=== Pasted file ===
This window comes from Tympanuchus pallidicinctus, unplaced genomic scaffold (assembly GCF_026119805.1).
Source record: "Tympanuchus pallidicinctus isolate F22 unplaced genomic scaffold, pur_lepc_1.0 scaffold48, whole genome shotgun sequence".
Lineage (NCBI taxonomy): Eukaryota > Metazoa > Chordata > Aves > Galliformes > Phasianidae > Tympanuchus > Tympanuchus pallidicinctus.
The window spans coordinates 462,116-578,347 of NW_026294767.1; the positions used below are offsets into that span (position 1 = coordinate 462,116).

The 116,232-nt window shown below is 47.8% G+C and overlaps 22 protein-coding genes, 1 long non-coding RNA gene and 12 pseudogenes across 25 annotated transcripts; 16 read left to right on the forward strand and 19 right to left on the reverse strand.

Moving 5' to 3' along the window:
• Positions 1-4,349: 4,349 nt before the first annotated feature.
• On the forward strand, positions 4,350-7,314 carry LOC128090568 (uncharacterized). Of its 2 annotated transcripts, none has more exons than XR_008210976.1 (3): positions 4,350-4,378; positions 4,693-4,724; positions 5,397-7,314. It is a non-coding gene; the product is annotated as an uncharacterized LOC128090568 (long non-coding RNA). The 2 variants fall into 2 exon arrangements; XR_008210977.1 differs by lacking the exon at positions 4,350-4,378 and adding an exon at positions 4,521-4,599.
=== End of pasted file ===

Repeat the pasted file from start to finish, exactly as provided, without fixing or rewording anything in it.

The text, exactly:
This window comes from Tympanuchus pallidicinctus, unplaced genomic scaffold (assembly GCF_026119805.1).
Source record: "Tympanuchus pallidicinctus isolate F22 unplaced genomic scaffold, pur_lepc_1.0 scaffold48, whole genome shotgun sequence".
Lineage (NCBI taxonomy): Eukaryota > Metazoa > Chordata > Aves > Galliformes > Phasianidae > Tympanuchus > Tympanuchus pallidicinctus.
The window spans coordinates 462,116-578,347 of NW_026294767.1; the positions used below are offsets into that span (position 1 = coordinate 462,116).

The 116,232-nt window shown below is 47.8% G+C and overlaps 22 protein-coding genes, 1 long non-coding RNA gene and 12 pseudogenes across 25 annotated transcripts; 16 read left to right on the forward strand and 19 right to left on the reverse strand.

Moving 5' to 3' along the window:
• Positions 1-4,349: 4,349 nt before the first annotated feature.
• On the forward strand, positions 4,350-7,314 carry LOC128090568 (uncharacterized). Of its 2 annotated transcripts, none has more exons than XR_008210976.1 (3): positions 4,350-4,378; positions 4,693-4,724; positions 5,397-7,314. It is a non-coding gene; the product is annotated as an uncharacterized LOC128090568 (long non-coding RNA). The 2 variants fall into 2 exon arrangements; XR_008210977.1 differs by lacking the exon at positions 4,350-4,378 and adding an exon at positions 4,521-4,599.